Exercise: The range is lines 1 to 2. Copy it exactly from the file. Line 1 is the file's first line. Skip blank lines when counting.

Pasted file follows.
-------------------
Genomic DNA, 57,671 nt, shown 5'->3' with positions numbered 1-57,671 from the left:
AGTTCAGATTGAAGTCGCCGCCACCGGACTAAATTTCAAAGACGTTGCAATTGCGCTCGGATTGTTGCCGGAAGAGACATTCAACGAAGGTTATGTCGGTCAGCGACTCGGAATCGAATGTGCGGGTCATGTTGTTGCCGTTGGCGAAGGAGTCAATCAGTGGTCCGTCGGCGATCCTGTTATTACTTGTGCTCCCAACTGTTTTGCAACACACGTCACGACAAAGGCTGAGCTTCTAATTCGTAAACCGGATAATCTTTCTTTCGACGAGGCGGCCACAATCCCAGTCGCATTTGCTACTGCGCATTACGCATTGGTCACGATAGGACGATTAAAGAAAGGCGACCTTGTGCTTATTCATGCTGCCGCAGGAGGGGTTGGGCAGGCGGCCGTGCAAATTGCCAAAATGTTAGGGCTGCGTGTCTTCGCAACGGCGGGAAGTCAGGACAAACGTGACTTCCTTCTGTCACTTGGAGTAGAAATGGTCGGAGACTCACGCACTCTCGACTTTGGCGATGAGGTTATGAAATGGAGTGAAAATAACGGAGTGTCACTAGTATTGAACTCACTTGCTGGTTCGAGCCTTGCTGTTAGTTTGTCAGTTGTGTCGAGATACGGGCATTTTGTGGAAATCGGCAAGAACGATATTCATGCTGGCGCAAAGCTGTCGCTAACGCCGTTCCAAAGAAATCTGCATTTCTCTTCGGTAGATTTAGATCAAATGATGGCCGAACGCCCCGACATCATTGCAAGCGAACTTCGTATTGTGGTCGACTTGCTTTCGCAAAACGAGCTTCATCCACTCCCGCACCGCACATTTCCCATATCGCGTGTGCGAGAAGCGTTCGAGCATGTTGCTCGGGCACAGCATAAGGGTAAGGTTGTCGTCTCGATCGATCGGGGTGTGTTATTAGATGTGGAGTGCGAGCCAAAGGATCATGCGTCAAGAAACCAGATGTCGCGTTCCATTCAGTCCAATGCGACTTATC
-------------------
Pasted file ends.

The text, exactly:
Genomic DNA, 57,671 nt, shown 5'->3' with positions numbered 1-57,671 from the left:
AGTTCAGATTGAAGTCGCCGCCACCGGACTAAATTTCAAAGACGTTGCAATTGCGCTCGGATTGTTGCCGGAAGAGACATTCAACGAAGGTTATGTCGGTCAGCGACTCGGAATCGAATGTGCGGGTCATGTTGTTGCCGTTGGCGAAGGAGTCAATCAGTGGTCCGTCGGCGATCCTGTTATTACTTGTGCTCCCAACTGTTTTGCAACACACGTCACGACAAAGGCTGAGCTTCTAATTCGTAAACCGGATAATCTTTCTTTCGACGAGGCGGCCACAATCCCAGTCGCATTTGCTACTGCGCATTACGCATTGGTCACGATAGGACGATTAAAGAAAGGCGACCTTGTGCTTATTCATGCTGCCGCAGGAGGGGTTGGGCAGGCGGCCGTGCAAATTGCCAAAATGTTAGGGCTGCGTGTCTTCGCAACGGCGGGAAGTCAGGACAAACGTGACTTCCTTCTGTCACTTGGAGTAGAAATGGTCGGAGACTCACGCACTCTCGACTTTGGCGATGAGGTTATGAAATGGAGTGAAAATAACGGAGTGTCACTAGTATTGAACTCACTTGCTGGTTCGAGCCTTGCTGTTAGTTTGTCAGTTGTGTCGAGATACGGGCATTTTGTGGAAATCGGCAAGAACGATATTCATGCTGGCGCAAAGCTGTCGCTAACGCCGTTCCAAAGAAATCTGCATTTCTCTTCGGTAGATTTAGATCAAATGATGGCCGAACGCCCCGACATCATTGCAAGCGAACTTCGTATTGTGGTCGACTTGCTTTCGCAAAACGAGCTTCATCCACTCCCGCACCGCACATTTCCCATATCGCGTGTGCGAGAAGCGTTCGAGCATGTTGCTCGGGCACAGCATAAGGGTAAGGTTGTCGTCTCGATCGATCGGGGTGTGTTATTAGATGTGGAGTGCGAGCCAAAGGATCATGCGTCAAGAAACCAGATGTCGCGTTCCATTCAGTCCAATGCGACTTATC